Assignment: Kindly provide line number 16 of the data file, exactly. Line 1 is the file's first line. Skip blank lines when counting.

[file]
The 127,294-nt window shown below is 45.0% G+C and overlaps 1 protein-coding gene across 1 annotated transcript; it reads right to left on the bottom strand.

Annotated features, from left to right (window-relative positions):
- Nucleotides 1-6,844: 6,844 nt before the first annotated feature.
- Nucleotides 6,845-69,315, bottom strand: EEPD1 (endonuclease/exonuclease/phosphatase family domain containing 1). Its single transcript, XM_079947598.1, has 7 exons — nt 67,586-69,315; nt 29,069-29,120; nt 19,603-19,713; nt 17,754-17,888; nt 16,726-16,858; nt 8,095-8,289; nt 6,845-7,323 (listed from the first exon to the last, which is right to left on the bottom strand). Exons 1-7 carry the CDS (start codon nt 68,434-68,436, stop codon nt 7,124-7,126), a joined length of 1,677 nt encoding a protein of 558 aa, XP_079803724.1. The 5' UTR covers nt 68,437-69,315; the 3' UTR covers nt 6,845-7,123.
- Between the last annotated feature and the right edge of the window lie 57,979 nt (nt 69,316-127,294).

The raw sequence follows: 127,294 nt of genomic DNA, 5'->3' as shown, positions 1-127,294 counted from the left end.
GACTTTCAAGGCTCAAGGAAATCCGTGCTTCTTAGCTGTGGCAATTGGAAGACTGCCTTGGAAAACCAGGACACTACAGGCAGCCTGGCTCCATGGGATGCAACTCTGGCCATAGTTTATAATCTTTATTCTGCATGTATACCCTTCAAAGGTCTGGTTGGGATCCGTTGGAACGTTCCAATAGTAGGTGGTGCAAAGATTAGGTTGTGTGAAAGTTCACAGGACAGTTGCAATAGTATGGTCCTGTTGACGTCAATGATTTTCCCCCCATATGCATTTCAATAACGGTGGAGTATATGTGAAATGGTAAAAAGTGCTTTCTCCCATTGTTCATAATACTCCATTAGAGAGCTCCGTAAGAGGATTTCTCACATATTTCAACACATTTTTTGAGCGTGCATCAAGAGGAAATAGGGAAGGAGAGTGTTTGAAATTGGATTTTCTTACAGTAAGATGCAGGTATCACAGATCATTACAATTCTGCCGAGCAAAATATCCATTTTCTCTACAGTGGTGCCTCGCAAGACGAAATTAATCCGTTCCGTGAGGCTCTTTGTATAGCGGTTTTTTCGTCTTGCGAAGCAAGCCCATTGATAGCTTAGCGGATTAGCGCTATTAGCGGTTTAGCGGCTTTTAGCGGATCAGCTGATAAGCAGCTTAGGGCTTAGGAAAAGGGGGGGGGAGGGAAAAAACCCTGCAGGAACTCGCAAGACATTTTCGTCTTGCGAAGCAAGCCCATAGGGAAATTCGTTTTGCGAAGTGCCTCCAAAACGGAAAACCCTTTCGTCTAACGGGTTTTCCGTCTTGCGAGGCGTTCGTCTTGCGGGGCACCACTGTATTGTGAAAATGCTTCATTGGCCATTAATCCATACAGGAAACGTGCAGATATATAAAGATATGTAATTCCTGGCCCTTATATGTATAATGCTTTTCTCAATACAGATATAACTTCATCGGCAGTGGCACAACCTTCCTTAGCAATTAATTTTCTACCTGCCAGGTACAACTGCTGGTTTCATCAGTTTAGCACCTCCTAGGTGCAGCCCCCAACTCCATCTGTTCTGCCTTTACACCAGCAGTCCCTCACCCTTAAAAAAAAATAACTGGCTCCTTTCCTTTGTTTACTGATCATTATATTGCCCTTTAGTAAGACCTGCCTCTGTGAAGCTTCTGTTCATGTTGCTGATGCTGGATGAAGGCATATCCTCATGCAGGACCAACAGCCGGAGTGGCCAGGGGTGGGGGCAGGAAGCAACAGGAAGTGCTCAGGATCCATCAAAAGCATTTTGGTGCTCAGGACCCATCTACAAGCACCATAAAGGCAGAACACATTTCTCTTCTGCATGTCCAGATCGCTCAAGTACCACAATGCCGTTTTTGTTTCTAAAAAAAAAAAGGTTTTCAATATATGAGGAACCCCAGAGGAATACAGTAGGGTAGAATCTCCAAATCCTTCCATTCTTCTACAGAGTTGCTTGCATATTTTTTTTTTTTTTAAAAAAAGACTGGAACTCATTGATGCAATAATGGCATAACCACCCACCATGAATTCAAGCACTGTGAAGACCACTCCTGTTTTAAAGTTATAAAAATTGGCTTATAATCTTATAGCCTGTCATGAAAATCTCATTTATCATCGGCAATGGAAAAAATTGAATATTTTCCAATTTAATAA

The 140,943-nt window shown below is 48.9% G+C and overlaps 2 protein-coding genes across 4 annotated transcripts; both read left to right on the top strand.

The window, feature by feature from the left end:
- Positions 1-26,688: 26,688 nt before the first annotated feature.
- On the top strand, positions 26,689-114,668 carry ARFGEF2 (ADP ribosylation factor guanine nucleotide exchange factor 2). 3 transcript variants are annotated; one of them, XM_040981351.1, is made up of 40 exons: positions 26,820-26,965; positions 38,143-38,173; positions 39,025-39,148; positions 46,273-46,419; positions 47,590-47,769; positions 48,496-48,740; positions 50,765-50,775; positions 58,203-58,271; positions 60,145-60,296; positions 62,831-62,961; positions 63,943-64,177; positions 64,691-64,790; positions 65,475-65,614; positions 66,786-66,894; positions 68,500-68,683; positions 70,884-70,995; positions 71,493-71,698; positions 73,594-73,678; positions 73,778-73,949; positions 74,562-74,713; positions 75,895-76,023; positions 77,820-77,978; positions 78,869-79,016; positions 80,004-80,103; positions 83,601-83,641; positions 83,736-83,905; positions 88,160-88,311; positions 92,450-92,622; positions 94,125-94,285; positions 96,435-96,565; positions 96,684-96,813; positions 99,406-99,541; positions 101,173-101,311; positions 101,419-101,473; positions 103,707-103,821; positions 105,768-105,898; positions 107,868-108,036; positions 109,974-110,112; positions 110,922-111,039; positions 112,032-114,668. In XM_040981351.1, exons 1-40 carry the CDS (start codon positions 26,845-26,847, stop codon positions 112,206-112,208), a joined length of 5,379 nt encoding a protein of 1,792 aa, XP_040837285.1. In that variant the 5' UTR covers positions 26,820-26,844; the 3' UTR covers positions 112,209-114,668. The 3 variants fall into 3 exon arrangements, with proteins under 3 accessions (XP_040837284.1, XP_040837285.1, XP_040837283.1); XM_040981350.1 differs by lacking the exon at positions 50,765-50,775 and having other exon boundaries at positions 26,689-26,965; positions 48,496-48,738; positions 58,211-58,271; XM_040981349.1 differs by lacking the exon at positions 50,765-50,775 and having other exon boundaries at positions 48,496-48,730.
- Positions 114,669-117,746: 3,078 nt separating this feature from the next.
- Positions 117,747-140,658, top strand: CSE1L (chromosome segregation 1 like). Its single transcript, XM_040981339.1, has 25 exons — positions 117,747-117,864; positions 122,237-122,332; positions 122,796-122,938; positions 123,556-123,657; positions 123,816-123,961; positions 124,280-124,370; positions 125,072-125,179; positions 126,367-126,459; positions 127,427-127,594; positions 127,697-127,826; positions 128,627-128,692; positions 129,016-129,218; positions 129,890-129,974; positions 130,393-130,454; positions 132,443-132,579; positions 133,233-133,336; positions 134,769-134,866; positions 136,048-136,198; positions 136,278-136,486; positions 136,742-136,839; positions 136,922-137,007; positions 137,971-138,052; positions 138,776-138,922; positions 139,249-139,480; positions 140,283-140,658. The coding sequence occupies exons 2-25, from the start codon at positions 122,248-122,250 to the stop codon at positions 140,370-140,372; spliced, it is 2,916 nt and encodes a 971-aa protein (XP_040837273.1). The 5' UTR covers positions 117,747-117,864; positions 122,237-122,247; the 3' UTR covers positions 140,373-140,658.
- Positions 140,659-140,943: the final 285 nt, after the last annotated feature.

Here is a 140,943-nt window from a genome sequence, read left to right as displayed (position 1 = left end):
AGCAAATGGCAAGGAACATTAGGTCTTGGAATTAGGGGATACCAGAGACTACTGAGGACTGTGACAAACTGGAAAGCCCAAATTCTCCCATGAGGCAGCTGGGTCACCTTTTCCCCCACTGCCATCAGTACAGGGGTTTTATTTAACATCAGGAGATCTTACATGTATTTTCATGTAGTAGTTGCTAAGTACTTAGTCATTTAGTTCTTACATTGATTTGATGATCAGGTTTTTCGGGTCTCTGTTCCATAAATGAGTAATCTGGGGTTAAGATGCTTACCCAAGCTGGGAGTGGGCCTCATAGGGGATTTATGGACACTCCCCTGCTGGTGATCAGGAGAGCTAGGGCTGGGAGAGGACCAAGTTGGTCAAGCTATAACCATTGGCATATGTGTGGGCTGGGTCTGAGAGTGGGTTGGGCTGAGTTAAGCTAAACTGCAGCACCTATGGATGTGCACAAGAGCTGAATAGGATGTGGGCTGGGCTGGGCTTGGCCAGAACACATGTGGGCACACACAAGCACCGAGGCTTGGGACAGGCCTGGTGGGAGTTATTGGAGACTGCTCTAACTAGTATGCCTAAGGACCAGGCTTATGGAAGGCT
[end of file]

AGCAAATGGCAAGGAACATTAGGTCTTGGAATTAGGGGATACCAGAGACTACTGAGGACTGTGACAAACTGGAAAGCCCAAATTCTCCCATGAGGCAGCTGGGTCACCTTTTCCCCCACTGCCATCAGTACAGGGGTTTTATTTAACATCAGGAGATCTTACATGTATTTTCATGTAGTAGTTGCTAAGTACTTAGTCATTTAGTTCTTACATTGATTTGATGATCAGGTTTTTCGGGTCTCTGTTCCATAAATGAGTAATCTGGGGTTAAGATGCTTACCCAAGCTGGGAGTGGGCCTCATAGGGGATTTATGGACACTCCCCTGCTGGTGATCAGGAGAGCTAGGGCTGGGAGAGGACCAAGTTGGTCAAGCTATAACCATTGGCATATGTGTGGGCTGGGTCTGAGAGTGGGTTGGGCTGAGTTAAGCTAAACTGCAGCACCTATGGATGTGCACAAGAGCTGAATAGGATGTGGGCTGGGCTGGGCTTGGCCAGAACACATGTGGGCACACACAAGCACCGAGGCTTGGGACAGGCCTGGTGGGAGTTATTGGAGACTGCTCTAACTAGTATGCCTAAGGACCAGGCTTATGGAAGGCT